Last October, my best friend, who has autism, told me that he thought I might be on the spectrum. I was skeptical: I’m not into trains, I take turns in a conversation, and I’m good at giving relationship advice; I’m not autistic. Still, his comment prompted me to do some research.
First, it’s important to dispel some myths about autism. Like other neurobehavioral conditions, autism exists on a spectrum, meaning symptoms vary dramatically in presentation and prevalence between individuals—Rain Man is the exception, not the rule. Autism is not a developmental disorder: Most people can learn techniques to alleviate their symptoms, but it isn’t something you grow out of, ever. People with autism are not psychopaths; they feel empathy, but have impaired emotional cognition, meaning that what comes across as a lack of caring is probably just a lack of understanding. Lastly, women with autism do exist, though they often go unnoticed by healthcare professionals because of the differences in the way that their symptoms manifest.
This unique presentation is the reason I was diagnosed so late. After an eating disorder, a misfired ADHD diagnosis, a period of selective mutism, two years of crippling social anxiety, and a long and frustrating experience with the mental health system, I was diagnosed with high-functioning autism at age 21. For reference, the average age for diagnosis in North America is four-and-a-half. I decided to seek out assessment after reading dozens of articles written by women presenting symptoms that matched my own experiences who didn’t receive their diagnoses until their twenties, thirties, or even later in life. Had I not gone to a psychologist and specifically requested testing for autism, I’m not certain I would have been diagnosed.
The way autism manifests in women looks nothing like stereotypical male autism. Men on the spectrum tend to have technical interests, such as trains or maps, however, women are more likely to fixate on socially-acceptable and traditionally-feminine interests like fashion or pop culture. Girls and boys learn to socialize differently from a young age, and, because there is so often more social pressure on women, girls are better at learning conversational rules such as appropriate eye contact. This means that autistic women, particularly high-functioning women, learn from a young age to ‘camouflage.’
Camouflaging is a constant and elaborate effort to mask autism symptoms in order to fit in in social situations. This can range from practicing conversation topics before social events to copying peers or TV characters for instructions on how to behave in social situations to repressing ‘stimming’—repetitive behaviours such as pacing, hand flapping, and leg tapping. Last month I had an interview for a job with my dream company: Before the interview, I wrote out and memorized answers to potential questions so that I wouldn’t lose track of what I was saying while I was focusing on not fidgeting and making appropriate amounts of eye contact. People on the spectrum do these things to connect with friends, avoid being shunned or disciplined, or simply to seem ‘normal.’ Constantly camouflaging is exhausting, and is linked to depression, identity loss, and disordered eating.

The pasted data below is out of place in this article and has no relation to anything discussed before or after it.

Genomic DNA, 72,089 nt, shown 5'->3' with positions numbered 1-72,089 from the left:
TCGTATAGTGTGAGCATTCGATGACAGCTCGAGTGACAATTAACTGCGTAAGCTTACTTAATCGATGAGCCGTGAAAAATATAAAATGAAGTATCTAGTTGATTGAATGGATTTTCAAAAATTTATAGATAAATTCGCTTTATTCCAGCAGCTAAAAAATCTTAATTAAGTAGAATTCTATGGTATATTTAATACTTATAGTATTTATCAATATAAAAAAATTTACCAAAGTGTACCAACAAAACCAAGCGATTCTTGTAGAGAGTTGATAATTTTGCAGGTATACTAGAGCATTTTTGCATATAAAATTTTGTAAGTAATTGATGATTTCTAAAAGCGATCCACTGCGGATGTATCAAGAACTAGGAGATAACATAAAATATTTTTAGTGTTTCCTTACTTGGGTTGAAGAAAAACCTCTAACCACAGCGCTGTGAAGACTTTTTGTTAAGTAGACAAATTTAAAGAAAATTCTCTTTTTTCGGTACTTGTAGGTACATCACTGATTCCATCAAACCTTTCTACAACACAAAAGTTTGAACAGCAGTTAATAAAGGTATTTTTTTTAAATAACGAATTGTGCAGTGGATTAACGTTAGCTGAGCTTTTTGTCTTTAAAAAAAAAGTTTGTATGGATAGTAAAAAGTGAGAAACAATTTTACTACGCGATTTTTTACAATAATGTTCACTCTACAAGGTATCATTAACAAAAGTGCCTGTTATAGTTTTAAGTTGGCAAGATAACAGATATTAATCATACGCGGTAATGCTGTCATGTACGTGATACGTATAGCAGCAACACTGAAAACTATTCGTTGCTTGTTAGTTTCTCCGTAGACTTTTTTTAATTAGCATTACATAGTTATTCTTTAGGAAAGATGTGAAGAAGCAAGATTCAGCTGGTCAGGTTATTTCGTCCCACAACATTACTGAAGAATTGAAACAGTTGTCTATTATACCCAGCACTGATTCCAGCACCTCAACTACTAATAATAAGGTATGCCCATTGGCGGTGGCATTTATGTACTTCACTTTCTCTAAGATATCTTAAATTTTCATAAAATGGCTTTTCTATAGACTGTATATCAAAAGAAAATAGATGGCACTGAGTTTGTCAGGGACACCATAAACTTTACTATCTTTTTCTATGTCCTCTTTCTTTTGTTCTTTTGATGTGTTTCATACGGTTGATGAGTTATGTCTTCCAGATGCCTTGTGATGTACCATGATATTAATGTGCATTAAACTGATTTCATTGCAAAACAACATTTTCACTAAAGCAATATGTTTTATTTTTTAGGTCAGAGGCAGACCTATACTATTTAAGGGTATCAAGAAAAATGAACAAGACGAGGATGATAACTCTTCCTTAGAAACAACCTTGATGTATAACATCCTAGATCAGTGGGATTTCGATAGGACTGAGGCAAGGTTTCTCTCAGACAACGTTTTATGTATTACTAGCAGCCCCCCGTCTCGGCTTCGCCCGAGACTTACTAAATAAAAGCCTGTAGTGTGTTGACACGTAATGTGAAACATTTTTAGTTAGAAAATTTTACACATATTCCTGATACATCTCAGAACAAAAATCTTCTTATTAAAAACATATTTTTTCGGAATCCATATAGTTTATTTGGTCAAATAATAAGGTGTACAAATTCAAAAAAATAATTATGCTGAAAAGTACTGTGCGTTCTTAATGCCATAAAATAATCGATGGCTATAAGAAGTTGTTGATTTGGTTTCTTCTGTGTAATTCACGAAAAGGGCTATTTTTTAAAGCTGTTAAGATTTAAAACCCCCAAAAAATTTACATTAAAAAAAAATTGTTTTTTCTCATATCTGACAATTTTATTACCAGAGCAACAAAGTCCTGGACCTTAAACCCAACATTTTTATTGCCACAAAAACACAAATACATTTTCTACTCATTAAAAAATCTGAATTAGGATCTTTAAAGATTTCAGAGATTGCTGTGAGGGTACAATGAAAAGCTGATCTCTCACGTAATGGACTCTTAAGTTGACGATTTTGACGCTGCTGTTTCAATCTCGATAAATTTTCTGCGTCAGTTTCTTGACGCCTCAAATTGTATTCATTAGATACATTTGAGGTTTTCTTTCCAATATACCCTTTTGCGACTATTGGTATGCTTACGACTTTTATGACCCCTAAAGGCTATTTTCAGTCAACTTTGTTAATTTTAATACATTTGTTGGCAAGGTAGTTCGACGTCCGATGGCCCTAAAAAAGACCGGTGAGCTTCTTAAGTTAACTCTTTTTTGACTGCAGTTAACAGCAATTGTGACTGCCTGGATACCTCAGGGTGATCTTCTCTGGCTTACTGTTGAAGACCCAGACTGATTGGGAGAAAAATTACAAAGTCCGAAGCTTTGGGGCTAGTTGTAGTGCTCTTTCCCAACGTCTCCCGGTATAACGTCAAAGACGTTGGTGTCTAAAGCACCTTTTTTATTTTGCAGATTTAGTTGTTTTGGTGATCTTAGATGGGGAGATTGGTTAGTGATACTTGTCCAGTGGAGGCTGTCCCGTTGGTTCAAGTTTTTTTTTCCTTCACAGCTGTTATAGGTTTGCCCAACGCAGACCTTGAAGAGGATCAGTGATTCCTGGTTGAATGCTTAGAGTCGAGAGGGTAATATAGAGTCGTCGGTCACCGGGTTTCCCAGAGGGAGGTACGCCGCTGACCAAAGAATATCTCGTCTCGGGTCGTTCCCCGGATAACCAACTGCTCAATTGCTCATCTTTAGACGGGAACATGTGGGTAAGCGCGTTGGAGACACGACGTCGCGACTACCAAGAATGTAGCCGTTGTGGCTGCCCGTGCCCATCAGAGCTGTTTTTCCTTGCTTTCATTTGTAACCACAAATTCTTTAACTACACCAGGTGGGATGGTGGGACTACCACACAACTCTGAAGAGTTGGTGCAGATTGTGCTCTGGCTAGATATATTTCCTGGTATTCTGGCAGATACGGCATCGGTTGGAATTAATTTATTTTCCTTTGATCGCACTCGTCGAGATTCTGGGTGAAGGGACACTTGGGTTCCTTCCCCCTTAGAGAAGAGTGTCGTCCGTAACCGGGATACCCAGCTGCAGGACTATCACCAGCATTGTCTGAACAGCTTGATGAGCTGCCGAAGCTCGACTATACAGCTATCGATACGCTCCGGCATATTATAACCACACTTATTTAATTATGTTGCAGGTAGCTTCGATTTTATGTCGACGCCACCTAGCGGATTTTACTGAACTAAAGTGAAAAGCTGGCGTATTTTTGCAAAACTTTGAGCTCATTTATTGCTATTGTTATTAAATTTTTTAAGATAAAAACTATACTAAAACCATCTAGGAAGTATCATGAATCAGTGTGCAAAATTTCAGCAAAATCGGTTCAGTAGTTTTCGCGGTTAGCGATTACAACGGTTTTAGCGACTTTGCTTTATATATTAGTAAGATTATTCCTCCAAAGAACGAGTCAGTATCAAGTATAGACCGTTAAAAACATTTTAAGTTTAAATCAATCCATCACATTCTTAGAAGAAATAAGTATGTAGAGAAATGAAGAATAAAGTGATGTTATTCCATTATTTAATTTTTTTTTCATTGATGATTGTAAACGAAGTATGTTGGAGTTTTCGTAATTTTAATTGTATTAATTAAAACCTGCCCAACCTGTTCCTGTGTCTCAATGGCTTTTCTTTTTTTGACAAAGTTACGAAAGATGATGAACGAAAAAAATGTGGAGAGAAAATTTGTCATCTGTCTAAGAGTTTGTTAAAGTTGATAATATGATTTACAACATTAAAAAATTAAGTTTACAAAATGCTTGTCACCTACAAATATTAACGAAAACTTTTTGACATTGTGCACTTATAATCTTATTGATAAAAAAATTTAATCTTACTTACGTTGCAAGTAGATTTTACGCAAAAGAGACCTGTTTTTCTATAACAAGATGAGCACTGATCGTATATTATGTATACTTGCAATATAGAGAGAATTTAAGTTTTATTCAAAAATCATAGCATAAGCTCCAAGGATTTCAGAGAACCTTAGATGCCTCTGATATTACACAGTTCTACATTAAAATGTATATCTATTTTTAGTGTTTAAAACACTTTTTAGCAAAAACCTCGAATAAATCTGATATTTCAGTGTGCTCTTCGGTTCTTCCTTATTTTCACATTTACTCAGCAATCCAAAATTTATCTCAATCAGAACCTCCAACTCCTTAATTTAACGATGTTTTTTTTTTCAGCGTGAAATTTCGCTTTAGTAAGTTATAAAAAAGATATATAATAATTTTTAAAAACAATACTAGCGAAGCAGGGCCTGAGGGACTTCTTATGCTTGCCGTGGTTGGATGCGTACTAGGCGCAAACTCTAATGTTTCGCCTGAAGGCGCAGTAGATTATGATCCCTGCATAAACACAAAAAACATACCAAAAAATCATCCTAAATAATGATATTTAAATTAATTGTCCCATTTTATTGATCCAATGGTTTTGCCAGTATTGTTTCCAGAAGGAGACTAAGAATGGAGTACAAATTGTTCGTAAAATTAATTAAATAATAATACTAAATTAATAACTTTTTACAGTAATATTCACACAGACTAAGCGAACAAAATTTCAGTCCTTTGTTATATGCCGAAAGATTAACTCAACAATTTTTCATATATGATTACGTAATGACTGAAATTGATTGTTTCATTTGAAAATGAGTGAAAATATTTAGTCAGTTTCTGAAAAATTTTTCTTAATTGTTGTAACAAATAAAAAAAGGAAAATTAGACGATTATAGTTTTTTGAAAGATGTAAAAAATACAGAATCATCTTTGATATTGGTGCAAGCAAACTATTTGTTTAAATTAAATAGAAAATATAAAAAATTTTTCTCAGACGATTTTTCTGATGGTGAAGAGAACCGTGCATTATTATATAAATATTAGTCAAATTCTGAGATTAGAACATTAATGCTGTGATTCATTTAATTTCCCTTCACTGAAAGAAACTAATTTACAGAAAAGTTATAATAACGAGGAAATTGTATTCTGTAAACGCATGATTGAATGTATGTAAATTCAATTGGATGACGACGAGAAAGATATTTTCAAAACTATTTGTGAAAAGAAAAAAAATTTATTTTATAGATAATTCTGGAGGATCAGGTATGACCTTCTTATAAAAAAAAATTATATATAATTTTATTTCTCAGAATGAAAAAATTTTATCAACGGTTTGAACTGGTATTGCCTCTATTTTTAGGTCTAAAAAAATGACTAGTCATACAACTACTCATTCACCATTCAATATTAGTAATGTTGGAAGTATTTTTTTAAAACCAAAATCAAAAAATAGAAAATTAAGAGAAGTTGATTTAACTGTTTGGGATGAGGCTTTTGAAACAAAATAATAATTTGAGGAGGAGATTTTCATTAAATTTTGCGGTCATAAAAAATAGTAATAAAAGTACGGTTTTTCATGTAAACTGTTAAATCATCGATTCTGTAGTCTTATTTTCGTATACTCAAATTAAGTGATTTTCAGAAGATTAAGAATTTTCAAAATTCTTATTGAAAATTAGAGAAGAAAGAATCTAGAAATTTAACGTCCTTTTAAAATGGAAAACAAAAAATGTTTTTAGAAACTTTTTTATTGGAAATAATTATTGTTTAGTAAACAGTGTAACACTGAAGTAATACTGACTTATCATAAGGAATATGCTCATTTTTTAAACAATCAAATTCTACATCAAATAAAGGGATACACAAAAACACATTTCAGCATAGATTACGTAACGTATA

Women are four times less likely to be diagnosed with autism than men. While camouflaging contributes to this discrepancy, it also results from the measures used to assess autism, which were designed using predominantly-male studies. Autism in women is often misdiagnosed as borderline personality disorder or ADHD, or hidden behind depression and social anxiety. Without early identification and treatment, women with autism are also at increased risk for eating disorders and sexual abuse.
With updated diagnostic criteria, rates of diagnosis are increasing in North America. A 2017 study proposed a working definition for camouflaging, but a quantifiable way to score individuals on camouflaging for diagnostic purposes still does not exist. While funding for research that focuses on female and non-binary individuals is increasing, the field has a long way to go to ensure that autism is both identifiable and treatable in all genders, particularly in higher-functioning individuals.
A diagnosis doesn’t change anything about me. A diagnosis is a tool used by healthcare professionals to treat a condition; I’m not attached to this label, nor am I upset by it. Knowing that I am on the spectrum means that I can better understand how to take care of myself, and that I can begin to confront difficulties I have in social situations in a productive way.
I still freak out in grocery stores due to sensory overload, so I wear noise-cancelling headphones. I find large groups draining, so I take breaks in social situations. I suck at pop culture, but I don’t really feel a pressure to keep up anymore. Now, I understand that I just need to address my needs instead of fighting them.